precious metals, and other rare, expensive elements of the periodic table. For example, the Toyota Prius uses at least eight different critical elements in its design. As described in Chapter 2, in everything from the hybrid electric motor, to the LCD screen in the passenger compartment, to the rechargeable NiMH battery to power the car, to the catalytic converter that cleans the exhaust, critical elements play a primary role in the operation of this modern car.

Those examples “nicely illustrate the role of chemistry in addressing shortages of critical materials,” Thiel concluded, “and the chemical sciences continue to have an enormous role to play today.”


After Thiel’s introductory remarks, the workshop consisted of five pairs of related presentations and subsequent discussions. These presentations are summarized briefly below and in Chapters 2-6 of this summary.

Chapter 2: Assessments of Criticality

Roderick Eggert, Professor and Director of the Division of Economics and Business at the Colorado School of Mines, presented a framework for assessing the availability of critical elements that was developed by a National Research Council committee that recently examined the issue (NRC, 2008). Elements can be positioned in a two-dimensional array comparing their importance in use and supply risk. Using this framework, the most critical elements are the platinum-group elements, the rare earths, manganese, indium, and niobium. Eggert elaborated on his view that the chemical sciences are essential in finding substitutes for critical elements, enhancing mineral extraction and recovery processes, improving manufacturing efficiency, and enabling better recycling.

Diana Bauer, Director of the Office of Economic Analysis in the Department of Energy’s Office of Policy and International Affairs, presented the main findings of the Critical Material Strategy released by the Department of Energy (DOE) in 2010. The report found that “four clean energy technologies—wind turbines, electric vehicles, photovoltaic cells, and fluorescent lighting—use materials that are at risk of supply disruptions in the short term. In the report, five rare earth elements (dysprosium, neodymium, terbium, europium, and yttrium), as well as indium, were assessed as most critical in the short term” (DOE, 2010).

Chapter 3: Critical Materials in Catalysis

James Stevens, Corporate Fellow, Core Research and Development Department, Dow Chemical Company, gave a broad perspective on the use of critical materials, especially platinum-group metals, as catalysts in industry. Various aspects of the catalysis process are more economically significant than the cost of the metals, and many chemical processes have evolved from originally using low-cost metals such as cobalt to much scarcer metals because the high cost of separations and capital expenses overwhelm the difference in the price of the metal. Opportunities exist for further work in the areas of emissions catalysis, hydrosilylation, hydroformylation, and enantioselective catalysis to help address this cost differential.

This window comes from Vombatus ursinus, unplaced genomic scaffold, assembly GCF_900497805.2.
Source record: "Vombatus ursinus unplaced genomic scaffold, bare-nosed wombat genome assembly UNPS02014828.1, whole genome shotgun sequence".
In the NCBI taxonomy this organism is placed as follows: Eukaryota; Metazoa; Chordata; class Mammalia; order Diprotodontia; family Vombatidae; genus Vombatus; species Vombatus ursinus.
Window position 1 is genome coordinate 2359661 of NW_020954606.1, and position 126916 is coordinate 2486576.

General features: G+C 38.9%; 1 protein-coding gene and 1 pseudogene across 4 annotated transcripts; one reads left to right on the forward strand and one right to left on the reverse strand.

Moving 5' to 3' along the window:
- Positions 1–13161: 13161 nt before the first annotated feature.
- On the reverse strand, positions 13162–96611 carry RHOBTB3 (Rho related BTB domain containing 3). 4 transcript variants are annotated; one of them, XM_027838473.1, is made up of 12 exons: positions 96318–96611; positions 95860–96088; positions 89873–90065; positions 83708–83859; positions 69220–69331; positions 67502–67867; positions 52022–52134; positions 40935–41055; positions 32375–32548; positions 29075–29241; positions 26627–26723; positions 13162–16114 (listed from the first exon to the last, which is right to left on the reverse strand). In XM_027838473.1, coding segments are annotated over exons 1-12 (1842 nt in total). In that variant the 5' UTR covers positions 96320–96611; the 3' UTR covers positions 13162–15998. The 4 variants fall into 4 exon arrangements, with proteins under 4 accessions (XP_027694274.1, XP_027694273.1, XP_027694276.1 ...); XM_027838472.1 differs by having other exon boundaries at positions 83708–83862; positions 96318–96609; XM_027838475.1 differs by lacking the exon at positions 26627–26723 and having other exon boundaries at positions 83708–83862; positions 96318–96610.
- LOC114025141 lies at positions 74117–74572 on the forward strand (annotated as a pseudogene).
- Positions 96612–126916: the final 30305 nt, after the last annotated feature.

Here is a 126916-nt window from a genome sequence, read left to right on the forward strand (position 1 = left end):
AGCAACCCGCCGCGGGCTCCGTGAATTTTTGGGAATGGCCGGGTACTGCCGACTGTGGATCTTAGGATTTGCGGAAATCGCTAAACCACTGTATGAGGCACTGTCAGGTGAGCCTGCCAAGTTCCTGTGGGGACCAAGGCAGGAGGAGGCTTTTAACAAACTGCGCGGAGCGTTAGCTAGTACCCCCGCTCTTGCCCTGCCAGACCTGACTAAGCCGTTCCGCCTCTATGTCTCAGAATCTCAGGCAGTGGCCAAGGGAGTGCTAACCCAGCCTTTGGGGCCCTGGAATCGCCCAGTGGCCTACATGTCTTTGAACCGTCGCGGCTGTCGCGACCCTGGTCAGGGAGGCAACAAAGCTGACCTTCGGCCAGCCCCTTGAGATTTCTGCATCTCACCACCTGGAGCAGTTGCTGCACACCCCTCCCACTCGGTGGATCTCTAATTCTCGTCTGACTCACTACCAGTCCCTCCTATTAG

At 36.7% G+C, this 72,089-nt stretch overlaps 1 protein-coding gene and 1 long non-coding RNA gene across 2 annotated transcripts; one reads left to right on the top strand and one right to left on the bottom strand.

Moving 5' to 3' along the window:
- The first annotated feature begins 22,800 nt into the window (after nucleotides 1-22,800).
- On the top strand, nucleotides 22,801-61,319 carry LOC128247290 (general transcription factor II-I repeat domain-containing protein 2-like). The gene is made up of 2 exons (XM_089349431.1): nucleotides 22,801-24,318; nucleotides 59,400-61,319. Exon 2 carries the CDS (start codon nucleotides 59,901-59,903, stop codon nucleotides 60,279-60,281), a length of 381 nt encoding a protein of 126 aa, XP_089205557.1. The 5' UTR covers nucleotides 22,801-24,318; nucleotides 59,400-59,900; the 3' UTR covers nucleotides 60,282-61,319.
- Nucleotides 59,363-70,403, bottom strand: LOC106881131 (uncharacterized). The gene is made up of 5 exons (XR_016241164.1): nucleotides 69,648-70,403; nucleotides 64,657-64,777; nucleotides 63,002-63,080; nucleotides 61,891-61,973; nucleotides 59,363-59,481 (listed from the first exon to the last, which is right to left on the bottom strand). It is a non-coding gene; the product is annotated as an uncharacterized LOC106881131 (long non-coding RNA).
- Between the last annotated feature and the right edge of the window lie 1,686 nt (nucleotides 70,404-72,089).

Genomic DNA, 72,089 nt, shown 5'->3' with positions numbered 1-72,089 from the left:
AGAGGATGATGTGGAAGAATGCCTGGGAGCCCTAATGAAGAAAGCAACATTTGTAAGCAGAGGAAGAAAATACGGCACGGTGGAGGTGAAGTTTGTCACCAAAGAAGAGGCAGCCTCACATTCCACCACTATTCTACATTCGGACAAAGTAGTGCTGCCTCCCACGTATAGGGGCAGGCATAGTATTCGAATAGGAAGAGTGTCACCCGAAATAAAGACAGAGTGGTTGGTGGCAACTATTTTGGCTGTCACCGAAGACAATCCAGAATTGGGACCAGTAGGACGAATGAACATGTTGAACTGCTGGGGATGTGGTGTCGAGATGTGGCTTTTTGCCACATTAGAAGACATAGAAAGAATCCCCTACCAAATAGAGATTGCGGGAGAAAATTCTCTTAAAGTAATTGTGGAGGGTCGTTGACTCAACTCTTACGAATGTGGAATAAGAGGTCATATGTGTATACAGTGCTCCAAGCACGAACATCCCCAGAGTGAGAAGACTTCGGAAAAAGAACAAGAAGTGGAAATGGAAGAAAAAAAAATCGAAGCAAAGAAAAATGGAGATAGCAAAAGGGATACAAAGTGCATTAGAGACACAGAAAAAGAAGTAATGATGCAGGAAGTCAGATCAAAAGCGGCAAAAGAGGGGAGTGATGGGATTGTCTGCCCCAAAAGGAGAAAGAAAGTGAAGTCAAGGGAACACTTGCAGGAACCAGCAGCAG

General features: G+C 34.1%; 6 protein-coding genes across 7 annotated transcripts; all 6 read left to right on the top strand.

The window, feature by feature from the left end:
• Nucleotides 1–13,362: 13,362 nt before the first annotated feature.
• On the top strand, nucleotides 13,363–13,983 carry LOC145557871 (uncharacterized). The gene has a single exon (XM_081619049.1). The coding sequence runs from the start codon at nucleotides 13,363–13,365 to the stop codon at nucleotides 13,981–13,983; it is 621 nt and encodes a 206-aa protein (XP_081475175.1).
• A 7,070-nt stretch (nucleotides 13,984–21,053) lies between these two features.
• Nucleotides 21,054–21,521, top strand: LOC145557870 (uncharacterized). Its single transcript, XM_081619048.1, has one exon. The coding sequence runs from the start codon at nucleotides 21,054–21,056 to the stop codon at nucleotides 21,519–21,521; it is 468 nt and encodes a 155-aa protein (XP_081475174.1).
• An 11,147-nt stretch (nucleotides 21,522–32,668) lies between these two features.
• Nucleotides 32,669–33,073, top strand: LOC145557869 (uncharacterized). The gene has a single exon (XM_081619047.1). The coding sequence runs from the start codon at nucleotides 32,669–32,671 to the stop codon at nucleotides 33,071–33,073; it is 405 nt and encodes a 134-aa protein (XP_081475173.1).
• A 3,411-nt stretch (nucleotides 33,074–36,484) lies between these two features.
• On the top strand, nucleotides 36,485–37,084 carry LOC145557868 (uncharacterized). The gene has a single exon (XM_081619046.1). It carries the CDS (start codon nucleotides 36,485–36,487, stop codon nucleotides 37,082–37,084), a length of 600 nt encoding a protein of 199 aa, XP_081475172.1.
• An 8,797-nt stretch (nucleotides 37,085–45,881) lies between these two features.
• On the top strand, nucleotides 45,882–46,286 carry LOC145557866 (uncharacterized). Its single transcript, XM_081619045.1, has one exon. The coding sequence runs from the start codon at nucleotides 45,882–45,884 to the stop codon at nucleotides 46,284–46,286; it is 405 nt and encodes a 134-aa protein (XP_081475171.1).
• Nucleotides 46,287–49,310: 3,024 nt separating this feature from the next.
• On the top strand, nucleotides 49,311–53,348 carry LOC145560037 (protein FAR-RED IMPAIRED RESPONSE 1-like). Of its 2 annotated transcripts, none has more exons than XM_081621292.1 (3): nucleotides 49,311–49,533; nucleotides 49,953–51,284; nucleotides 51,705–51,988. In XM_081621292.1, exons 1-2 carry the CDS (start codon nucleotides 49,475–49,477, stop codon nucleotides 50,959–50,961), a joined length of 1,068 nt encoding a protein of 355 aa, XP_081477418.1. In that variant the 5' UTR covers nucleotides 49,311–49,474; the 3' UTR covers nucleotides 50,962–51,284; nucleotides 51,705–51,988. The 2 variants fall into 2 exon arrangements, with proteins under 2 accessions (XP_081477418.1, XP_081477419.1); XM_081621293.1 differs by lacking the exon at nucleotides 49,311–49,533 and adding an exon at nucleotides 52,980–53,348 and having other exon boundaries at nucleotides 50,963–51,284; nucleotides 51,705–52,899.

Jingguang Chen, Claire D. LeClaire Professor of Chemical Engineering and Co-Director of the Energy Frontier Research Center, University of Delaware, presented his research results aimed at reducing and replacing platinum in catalysis. In water electrolysis, for example, monolayer platinum can achieve the same activity as bulk platinum using vastly less precious material. In biomass conversion reactions, a nickel on tungsten carbide catalyst can replace a platinum nickel catalyst for the production of hydrogen. These platinum-free catalysts also are very active in the direct conversion of cellulose from plants to useful chemicals that can be used in our current chemical plan infrastructure.

Chapter 4: Replacing Critical Materials with Abundant Materials

Morris Bullock, Laboratory Fellow and Director of the Center for Molecular Electrocatalysis at the Pacific Northwest National Laboratory, described the development of electrocatalysts based on inexpensive, Earth-abundant metals. Low-temperature fuel cells generally use platinum, but nickel complexes can effectively catalyze the oxidation of hydrogen. Related complexes of cobalt, iron, and manganese are being studied as well, showing that it is possible to rationally design catalysts based on abundant, inexpensive metals as alternatives to the more expensive precious metals.

Christine Lambert, Technical Leader, Ford Research and Advanced Engineering, recounted the 30-year history of using base metals to replace precious metals in three-way automobile catalysts that simultaneously control hydrocarbons, carbon monoxide, and nitrogen emissions in gasoline vehicle exhaust. There is no known combination of base metals that are as active and durable as precious metals. But there has been a general reduction of precious metals use due to the addition of stabilizers to improve catalyst effectiveness over longer mileages, reduction of poisons present in the fuel and oil, and tighter control of engine parameters. Current diesel aftertreatment technologies, which do not use precious metals, also have been undergoing rapid evolution with the development of catalysts that have improved thermal stability and wider operating windows for temperatures and flow rates.

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